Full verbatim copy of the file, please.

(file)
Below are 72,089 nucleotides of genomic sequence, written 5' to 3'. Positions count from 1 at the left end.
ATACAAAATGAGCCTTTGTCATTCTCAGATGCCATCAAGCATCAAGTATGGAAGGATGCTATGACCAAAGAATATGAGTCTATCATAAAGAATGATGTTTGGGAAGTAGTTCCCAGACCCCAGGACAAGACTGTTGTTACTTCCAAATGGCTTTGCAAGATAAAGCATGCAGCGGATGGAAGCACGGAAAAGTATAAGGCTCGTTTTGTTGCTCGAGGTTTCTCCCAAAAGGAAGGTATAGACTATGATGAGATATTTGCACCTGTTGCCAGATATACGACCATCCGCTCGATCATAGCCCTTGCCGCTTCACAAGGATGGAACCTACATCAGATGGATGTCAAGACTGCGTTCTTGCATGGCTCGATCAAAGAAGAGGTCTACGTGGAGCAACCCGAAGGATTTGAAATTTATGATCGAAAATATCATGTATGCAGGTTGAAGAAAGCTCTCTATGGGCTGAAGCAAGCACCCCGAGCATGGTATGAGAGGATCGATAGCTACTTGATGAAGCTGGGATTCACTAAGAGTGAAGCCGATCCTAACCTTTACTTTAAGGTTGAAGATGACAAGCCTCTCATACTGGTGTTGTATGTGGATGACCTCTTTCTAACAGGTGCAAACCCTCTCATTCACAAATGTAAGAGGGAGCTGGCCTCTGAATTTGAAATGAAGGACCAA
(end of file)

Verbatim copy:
Below are 72,089 nucleotides of genomic sequence, written 5' to 3'. Positions count from 1 at the left end.
ATACAAAATGAGCCTTTGTCATTCTCAGATGCCATCAAGCATCAAGTATGGAAGGATGCTATGACCAAAGAATATGAGTCTATCATAAAGAATGATGTTTGGGAAGTAGTTCCCAGACCCCAGGACAAGACTGTTGTTACTTCCAAATGGCTTTGCAAGATAAAGCATGCAGCGGATGGAAGCACGGAAAAGTATAAGGCTCGTTTTGTTGCTCGAGGTTTCTCCCAAAAGGAAGGTATAGACTATGATGAGATATTTGCACCTGTTGCCAGATATACGACCATCCGCTCGATCATAGCCCTTGCCGCTTCACAAGGATGGAACCTACATCAGATGGATGTCAAGACTGCGTTCTTGCATGGCTCGATCAAAGAAGAGGTCTACGTGGAGCAACCCGAAGGATTTGAAATTTATGATCGAAAATATCATGTATGCAGGTTGAAGAAAGCTCTCTATGGGCTGAAGCAAGCACCCCGAGCATGGTATGAGAGGATCGATAGCTACTTGATGAAGCTGGGATTCACTAAGAGTGAAGCCGATCCTAACCTTTACTTTAAGGTTGAAGATGACAAGCCTCTCATACTGGTGTTGTATGTGGATGACCTCTTTCTAACAGGTGCAAACCCTCTCATTCACAAATGTAAGAGGGAGCTGGCCTCTGAATTTGAAATGAAGGACCAA